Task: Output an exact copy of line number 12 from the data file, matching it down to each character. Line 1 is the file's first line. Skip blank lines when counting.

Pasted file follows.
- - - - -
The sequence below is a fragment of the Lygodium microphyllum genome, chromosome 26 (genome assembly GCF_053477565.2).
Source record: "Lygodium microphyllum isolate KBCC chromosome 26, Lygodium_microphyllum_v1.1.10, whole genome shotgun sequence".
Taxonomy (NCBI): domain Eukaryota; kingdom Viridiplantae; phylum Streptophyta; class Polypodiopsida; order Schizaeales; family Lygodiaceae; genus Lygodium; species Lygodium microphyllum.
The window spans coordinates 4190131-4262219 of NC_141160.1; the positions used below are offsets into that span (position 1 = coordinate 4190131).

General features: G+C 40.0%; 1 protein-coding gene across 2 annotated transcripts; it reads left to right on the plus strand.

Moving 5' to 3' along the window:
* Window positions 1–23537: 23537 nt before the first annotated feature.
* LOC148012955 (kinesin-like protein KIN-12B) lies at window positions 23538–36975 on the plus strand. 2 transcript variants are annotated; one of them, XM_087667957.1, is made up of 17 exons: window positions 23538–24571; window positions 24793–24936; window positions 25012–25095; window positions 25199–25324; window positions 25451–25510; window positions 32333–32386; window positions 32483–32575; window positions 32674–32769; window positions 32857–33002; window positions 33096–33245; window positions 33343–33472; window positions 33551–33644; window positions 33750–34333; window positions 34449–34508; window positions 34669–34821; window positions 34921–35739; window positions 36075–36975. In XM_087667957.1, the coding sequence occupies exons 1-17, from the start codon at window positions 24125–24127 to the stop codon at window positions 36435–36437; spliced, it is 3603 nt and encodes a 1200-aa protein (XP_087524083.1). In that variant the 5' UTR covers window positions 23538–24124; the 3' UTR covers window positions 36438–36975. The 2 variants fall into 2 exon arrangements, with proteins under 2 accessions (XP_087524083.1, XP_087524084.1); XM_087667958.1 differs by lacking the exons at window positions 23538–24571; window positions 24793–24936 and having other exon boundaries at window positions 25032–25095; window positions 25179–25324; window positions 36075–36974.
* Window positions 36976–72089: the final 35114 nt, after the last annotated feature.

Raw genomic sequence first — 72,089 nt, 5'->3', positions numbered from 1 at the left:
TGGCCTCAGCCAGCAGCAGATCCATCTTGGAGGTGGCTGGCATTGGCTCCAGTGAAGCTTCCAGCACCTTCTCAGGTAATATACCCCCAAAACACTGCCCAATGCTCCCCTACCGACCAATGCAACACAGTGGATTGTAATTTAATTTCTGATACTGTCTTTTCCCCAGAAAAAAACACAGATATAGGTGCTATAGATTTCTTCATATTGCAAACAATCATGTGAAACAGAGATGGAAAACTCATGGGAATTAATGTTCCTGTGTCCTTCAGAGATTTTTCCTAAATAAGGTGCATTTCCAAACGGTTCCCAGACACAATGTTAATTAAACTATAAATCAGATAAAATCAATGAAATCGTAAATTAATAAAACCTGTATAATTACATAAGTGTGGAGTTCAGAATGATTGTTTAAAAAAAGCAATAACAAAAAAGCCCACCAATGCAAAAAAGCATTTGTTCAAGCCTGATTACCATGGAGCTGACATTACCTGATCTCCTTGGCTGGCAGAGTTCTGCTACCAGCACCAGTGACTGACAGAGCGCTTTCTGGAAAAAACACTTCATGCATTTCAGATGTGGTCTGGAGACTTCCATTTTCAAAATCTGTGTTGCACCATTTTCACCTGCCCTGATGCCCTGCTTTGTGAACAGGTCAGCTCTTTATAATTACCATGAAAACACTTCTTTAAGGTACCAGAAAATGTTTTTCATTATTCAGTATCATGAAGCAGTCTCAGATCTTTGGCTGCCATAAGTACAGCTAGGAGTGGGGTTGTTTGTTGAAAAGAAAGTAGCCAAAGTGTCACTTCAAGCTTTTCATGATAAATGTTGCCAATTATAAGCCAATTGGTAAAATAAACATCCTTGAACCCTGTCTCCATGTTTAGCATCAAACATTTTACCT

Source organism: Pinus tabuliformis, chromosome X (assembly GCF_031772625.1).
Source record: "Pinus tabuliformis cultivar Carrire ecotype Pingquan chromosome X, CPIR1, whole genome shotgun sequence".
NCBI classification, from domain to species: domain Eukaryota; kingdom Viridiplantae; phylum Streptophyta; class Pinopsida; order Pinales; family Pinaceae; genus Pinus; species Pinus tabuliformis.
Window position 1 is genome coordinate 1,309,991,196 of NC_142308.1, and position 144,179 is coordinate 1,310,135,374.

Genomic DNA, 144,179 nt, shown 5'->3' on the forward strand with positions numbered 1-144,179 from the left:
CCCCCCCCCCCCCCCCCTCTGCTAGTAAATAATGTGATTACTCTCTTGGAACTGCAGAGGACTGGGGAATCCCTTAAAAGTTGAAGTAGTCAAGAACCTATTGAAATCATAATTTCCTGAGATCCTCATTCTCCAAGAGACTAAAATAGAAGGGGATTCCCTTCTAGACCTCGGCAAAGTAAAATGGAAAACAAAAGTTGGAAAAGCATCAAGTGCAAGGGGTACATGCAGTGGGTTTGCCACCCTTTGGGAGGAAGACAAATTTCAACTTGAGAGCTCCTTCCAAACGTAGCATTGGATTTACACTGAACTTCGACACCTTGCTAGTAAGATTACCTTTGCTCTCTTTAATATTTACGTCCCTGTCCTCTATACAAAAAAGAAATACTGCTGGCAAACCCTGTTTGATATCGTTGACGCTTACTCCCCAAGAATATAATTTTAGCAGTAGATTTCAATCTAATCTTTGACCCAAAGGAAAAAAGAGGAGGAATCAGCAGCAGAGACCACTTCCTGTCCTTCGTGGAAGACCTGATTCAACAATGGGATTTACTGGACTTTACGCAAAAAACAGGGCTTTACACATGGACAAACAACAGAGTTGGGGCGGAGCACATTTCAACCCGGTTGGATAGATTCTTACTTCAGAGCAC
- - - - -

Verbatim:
Source organism: Pinus tabuliformis, chromosome X (assembly GCF_031772625.1).